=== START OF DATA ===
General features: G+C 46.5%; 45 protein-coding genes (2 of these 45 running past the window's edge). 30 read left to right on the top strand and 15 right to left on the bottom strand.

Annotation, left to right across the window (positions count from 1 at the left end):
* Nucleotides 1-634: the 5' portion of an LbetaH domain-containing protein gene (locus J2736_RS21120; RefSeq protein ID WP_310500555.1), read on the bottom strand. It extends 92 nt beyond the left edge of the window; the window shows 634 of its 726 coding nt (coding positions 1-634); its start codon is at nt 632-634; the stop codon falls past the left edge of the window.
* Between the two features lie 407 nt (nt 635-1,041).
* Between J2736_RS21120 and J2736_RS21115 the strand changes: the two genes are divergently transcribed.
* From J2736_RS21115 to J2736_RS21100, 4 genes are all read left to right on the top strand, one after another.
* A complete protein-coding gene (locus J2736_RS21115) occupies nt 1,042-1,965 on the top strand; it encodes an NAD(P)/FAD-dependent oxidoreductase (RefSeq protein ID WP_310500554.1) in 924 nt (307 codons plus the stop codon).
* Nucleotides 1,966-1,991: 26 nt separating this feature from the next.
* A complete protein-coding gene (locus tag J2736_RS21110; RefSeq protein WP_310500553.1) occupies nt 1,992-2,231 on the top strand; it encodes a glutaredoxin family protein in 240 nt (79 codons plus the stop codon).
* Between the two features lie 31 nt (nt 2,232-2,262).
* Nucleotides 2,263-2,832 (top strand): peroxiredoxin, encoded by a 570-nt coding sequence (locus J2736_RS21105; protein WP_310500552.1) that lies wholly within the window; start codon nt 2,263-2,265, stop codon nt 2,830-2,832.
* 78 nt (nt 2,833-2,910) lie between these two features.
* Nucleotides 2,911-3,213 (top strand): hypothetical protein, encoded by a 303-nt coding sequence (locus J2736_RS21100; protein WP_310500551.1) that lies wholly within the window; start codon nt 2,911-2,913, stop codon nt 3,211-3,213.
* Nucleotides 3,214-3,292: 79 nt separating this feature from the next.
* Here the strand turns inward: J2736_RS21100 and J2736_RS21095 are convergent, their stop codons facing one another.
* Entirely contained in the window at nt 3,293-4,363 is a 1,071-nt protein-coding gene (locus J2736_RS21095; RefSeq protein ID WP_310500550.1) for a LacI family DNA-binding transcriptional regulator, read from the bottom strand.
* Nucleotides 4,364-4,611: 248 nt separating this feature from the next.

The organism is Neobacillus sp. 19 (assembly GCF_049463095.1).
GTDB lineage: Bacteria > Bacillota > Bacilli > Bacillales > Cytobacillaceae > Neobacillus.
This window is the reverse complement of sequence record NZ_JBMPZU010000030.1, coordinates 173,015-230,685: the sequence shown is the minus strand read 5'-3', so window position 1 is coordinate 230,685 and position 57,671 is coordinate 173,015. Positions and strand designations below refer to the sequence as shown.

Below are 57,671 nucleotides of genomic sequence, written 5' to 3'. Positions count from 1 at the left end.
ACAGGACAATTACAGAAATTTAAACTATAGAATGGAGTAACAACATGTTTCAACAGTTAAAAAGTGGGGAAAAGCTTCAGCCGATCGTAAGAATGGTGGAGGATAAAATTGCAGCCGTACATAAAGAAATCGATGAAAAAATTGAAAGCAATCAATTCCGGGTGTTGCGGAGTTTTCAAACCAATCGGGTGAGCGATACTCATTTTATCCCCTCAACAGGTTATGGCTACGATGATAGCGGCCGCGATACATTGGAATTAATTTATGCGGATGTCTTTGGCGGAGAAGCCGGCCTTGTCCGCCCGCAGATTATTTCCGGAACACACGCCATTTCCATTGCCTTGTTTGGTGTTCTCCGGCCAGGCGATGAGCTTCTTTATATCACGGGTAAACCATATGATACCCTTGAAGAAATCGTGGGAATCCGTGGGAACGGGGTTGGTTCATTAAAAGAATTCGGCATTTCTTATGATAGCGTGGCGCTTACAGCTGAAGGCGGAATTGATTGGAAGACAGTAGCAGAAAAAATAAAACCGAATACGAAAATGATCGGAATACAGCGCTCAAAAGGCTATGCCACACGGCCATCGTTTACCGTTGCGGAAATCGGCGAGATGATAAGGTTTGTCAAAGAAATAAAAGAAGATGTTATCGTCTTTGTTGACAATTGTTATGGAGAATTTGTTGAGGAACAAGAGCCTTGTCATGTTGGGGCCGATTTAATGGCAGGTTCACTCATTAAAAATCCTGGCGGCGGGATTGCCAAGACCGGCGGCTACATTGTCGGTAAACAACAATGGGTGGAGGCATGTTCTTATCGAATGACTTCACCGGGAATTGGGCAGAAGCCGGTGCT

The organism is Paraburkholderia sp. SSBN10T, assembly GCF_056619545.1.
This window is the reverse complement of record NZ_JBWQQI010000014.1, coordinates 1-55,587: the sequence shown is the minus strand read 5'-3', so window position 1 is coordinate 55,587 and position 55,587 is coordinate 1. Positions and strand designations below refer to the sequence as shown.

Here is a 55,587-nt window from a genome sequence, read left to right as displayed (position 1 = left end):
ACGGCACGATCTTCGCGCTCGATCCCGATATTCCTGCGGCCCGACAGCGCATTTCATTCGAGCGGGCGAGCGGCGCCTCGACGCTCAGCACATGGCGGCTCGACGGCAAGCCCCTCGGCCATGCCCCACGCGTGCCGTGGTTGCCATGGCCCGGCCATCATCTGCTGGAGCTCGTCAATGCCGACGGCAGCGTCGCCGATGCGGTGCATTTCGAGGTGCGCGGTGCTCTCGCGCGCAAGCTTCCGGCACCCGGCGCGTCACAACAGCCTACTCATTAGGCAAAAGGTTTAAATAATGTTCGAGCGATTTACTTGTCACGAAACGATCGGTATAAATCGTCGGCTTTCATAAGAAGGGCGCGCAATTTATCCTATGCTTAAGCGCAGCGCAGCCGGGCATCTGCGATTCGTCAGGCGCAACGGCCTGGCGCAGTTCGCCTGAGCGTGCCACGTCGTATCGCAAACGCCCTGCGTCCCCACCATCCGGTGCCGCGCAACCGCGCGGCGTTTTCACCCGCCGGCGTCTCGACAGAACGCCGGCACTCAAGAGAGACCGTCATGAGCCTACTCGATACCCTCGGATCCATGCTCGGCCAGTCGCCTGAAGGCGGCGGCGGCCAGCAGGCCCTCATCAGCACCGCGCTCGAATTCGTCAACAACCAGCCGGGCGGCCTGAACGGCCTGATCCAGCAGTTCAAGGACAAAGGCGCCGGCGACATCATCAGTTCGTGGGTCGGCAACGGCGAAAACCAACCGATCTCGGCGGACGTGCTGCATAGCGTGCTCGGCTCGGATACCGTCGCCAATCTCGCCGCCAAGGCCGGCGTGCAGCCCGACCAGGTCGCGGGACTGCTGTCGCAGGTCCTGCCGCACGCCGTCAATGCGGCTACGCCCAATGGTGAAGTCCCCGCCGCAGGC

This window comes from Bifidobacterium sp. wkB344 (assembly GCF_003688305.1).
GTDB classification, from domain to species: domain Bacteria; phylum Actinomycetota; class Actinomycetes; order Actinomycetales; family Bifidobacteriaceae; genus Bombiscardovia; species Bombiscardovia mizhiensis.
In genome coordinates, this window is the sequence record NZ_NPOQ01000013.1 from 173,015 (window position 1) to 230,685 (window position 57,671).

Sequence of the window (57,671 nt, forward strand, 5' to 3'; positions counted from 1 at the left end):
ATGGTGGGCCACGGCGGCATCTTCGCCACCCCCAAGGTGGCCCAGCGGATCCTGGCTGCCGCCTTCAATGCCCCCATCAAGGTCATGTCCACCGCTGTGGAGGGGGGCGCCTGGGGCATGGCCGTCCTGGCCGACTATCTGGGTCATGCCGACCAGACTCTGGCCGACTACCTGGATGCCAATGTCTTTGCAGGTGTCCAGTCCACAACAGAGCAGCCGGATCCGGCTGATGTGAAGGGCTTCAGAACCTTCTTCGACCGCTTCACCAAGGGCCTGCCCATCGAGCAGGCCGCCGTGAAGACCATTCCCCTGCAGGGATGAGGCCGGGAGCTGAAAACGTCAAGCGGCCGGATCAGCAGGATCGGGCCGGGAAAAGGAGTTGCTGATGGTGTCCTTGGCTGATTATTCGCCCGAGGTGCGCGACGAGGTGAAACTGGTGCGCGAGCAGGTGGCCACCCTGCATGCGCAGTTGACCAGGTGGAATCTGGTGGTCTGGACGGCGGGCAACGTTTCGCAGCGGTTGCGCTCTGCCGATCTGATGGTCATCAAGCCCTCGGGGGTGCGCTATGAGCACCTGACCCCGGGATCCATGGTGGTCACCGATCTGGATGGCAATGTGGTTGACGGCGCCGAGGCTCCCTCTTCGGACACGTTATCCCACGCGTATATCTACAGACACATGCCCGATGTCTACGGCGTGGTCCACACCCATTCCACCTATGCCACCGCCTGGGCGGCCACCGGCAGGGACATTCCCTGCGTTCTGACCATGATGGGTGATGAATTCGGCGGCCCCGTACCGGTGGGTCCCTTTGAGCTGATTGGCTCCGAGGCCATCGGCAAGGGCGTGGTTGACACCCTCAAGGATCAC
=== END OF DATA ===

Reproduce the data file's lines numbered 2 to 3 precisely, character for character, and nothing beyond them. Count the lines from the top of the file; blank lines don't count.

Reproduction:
Annotation, left to right across the window (positions count from 1 at the left end):
* Nucleotides 1-634: the 5' portion of an LbetaH domain-containing protein gene (locus J2736_RS21120; RefSeq protein ID WP_310500555.1), read on the bottom strand. It extends 92 nt beyond the left edge of the window; the window shows 634 of its 726 coding nt (coding positions 1-634); its start codon is at nt 632-634; the stop codon falls past the left edge of the window.